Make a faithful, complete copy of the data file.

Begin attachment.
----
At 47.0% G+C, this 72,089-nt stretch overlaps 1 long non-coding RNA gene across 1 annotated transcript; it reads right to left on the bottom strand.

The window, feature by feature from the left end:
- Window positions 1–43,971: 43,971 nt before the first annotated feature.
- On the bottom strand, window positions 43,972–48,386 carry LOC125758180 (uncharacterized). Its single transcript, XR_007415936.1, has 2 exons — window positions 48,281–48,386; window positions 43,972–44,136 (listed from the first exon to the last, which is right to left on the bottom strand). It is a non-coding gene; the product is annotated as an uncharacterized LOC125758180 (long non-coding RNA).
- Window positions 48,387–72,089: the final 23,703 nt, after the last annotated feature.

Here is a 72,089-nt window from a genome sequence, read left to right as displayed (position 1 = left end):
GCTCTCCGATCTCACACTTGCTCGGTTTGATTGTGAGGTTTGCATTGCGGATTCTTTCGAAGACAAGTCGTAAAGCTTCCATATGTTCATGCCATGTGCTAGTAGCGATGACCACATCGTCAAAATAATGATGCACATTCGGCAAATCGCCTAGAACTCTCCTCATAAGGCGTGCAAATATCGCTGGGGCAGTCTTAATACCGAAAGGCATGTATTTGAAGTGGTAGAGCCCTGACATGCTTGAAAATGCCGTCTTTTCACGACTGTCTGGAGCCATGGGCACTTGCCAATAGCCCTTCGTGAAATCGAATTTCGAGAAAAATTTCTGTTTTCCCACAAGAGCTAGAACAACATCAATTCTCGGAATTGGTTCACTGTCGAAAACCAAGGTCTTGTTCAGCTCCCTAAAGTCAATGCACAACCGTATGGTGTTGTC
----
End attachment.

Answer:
At 47.0% G+C, this 72,089-nt stretch overlaps 1 long non-coding RNA gene across 1 annotated transcript; it reads right to left on the bottom strand.

The window, feature by feature from the left end:
- Window positions 1–43,971: 43,971 nt before the first annotated feature.
- On the bottom strand, window positions 43,972–48,386 carry LOC125758180 (uncharacterized). Its single transcript, XR_007415936.1, has 2 exons — window positions 48,281–48,386; window positions 43,972–44,136 (listed from the first exon to the last, which is right to left on the bottom strand). It is a non-coding gene; the product is annotated as an uncharacterized LOC125758180 (long non-coding RNA).
- Window positions 48,387–72,089: the final 23,703 nt, after the last annotated feature.

Here is a 72,089-nt window from a genome sequence, read left to right as displayed (position 1 = left end):
GCTCTCCGATCTCACACTTGCTCGGTTTGATTGTGAGGTTTGCATTGCGGATTCTTTCGAAGACAAGTCGTAAAGCTTCCATATGTTCATGCCATGTGCTAGTAGCGATGACCACATCGTCAAAATAATGATGCACATTCGGCAAATCGCCTAGAACTCTCCTCATAAGGCGTGCAAATATCGCTGGGGCAGTCTTAATACCGAAAGGCATGTATTTGAAGTGGTAGAGCCCTGACATGCTTGAAAATGCCGTCTTTTCACGACTGTCTGGAGCCATGGGCACTTGCCAATAGCCCTTCGTGAAATCGAATTTCGAGAAAAATTTCTGTTTTCCCACAAGAGCTAGAACAACATCAATTCTCGGAATTGGTTCACTGTCGAAAACCAAGGTCTTGTTCAGCTCCCTAAAGTCAATGCACAACCGTATGGTGTTGTC